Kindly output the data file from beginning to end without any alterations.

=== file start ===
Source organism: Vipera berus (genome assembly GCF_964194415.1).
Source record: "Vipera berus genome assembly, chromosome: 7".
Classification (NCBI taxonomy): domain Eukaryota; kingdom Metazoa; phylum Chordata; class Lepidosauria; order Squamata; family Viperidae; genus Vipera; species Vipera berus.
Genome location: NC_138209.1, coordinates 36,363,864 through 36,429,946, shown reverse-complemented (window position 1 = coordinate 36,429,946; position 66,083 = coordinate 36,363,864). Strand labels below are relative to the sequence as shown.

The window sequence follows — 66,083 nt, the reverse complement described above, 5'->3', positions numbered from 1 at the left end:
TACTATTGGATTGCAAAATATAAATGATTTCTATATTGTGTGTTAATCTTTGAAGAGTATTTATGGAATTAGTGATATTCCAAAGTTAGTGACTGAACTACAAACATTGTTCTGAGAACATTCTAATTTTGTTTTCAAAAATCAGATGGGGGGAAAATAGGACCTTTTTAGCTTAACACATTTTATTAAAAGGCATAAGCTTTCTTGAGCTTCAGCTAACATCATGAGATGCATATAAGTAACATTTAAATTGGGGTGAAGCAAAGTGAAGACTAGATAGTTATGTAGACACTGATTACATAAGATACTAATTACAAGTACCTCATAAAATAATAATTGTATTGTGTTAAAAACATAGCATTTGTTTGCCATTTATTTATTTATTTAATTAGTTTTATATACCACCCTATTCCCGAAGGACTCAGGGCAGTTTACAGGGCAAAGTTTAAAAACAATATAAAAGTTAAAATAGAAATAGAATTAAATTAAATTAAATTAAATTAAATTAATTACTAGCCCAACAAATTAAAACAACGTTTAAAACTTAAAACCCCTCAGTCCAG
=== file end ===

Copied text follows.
Source organism: Vipera berus (genome assembly GCF_964194415.1).
Source record: "Vipera berus genome assembly, chromosome: 7".
Classification (NCBI taxonomy): domain Eukaryota; kingdom Metazoa; phylum Chordata; class Lepidosauria; order Squamata; family Viperidae; genus Vipera; species Vipera berus.
Genome location: NC_138209.1, coordinates 36,363,864 through 36,429,946, shown reverse-complemented (window position 1 = coordinate 36,429,946; position 66,083 = coordinate 36,363,864). Strand labels below are relative to the sequence as shown.

The window sequence follows — 66,083 nt, the reverse complement described above, 5'->3', positions numbered from 1 at the left end:
TACTATTGGATTGCAAAATATAAATGATTTCTATATTGTGTGTTAATCTTTGAAGAGTATTTATGGAATTAGTGATATTCCAAAGTTAGTGACTGAACTACAAACATTGTTCTGAGAACATTCTAATTTTGTTTTCAAAAATCAGATGGGGGGAAAATAGGACCTTTTTAGCTTAACACATTTTATTAAAAGGCATAAGCTTTCTTGAGCTTCAGCTAACATCATGAGATGCATATAAGTAACATTTAAATTGGGGTGAAGCAAAGTGAAGACTAGATAGTTATGTAGACACTGATTACATAAGATACTAATTACAAGTACCTCATAAAATAATAATTGTATTGTGTTAAAAACATAGCATTTGTTTGCCATTTATTTATTTATTTAATTAGTTTTATATACCACCCTATTCCCGAAGGACTCAGGGCAGTTTACAGGGCAAAGTTTAAAAACAATATAAAAGTTAAAATAGAAATAGAATTAAATTAAATTAAATTAAATTAAATTAATTACTAGCCCAACAAATTAAAACAACGTTTAAAACTTAAAACCCCTCAGTCCAG